PORTAGE PARK — Someone stepping through the doors of St. John’s Lutheran Church Saturday could be forgiven for wondering if they had somehow time-traveled to Europe in the 15th century.
Lords and ladies, dressed in their finest garb, milled about, greeting one another with bows and curtseys.
Around the edge of the church’s gym, festooned with banners signifying different families and groups, artists and craftsmen displayed their wares, vying for a laurel – the mark of the best.
In the corner, a woodworker chiseled tiny flourishes on to his latest work as a man dressed in a tunic and tights whittled a long piece of wood into an arrow.
Members of the Society for Creative Anachronism came from across the Midwest to gather in Portage Park Saturday to celebrate Twelfth Night, which marked the end of Christmas celebrations in medieval England, as well as the Epiphany, a Christian tradition marking the Magi visiting an infant Jesus Christ.
“It’s not that we want to escape the modern world,” said Debbie Seaton, who has been a member since 1984. “We like having antibiotics and proper refrigeration for our food. But it was a kinder, gentler period where people got to know each other a little bit better.”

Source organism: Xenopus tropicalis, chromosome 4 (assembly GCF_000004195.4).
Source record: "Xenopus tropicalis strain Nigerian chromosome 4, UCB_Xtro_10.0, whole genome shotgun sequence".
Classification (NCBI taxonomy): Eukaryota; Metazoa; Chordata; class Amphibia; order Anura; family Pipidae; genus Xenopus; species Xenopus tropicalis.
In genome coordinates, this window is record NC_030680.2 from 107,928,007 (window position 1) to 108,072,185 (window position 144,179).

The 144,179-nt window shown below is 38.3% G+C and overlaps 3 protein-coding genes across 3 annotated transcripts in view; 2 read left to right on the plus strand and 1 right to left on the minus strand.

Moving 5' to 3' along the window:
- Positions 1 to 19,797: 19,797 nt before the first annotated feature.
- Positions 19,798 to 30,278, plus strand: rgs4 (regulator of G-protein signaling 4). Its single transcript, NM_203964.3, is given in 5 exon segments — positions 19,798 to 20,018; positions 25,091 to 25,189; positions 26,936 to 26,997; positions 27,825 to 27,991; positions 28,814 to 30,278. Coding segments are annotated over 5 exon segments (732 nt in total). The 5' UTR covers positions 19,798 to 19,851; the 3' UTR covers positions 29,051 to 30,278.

In the society, Seaton is known as Mistress Maggie Cnoc Cait. All members adopt a persona based on a historical period and place of interest to them.
For David Nolan, of Glenview, his involvement in the society “and this whole nerdy thing,” as he called it, flourished in college where he studied history.
“Actually doing it is more fun than reading about it,” Nolan said.
For others, stepping into the medieval world is a chance to leave the world of machines and smartphones and focus on crafting and creating things with their hands.
“The cool part is making something that has a purpose,” said Jeanie Davan, of Madison, Wisc., as she wove wool on an Inkle loom.
Tom Scrip, who goes by the name Aethelwulf and has been a member for more than 20 years, attends weekly meetings of an archery club for a simple reason.
“It is mostly the people,” Scrip said. “And the beer.”
About 100 people belong to the society in and around Chicago, known as the Barony of Ayreton, said Chicago club president P.J. Reaney, also known as Her Honorable Ladyship Phebe Bondaechi.
The society follows the laws and structures of feudal society, and is active in 42 countries and boasts hundreds of members.
While some celebrations feature sword fighting, jousts and other feats of strengths, Twelfth Night showcased the era’s arts and sciences and gave members a chance to catch up after the holidays.
“It is about reaffirming friendships and having a good time,” Reaney said.
Merchants offered fabric, jewelry and glassware for sale – most handmade using techniques from the medieval ages. Classes offered instruction on a wide range of skills, including weaving, knitting, breadmaking, scroll painting and German martial arts.
“Most of us love history and research,” Seaton said. “And working with our hands. Machines do so much today. It is just not as personal.”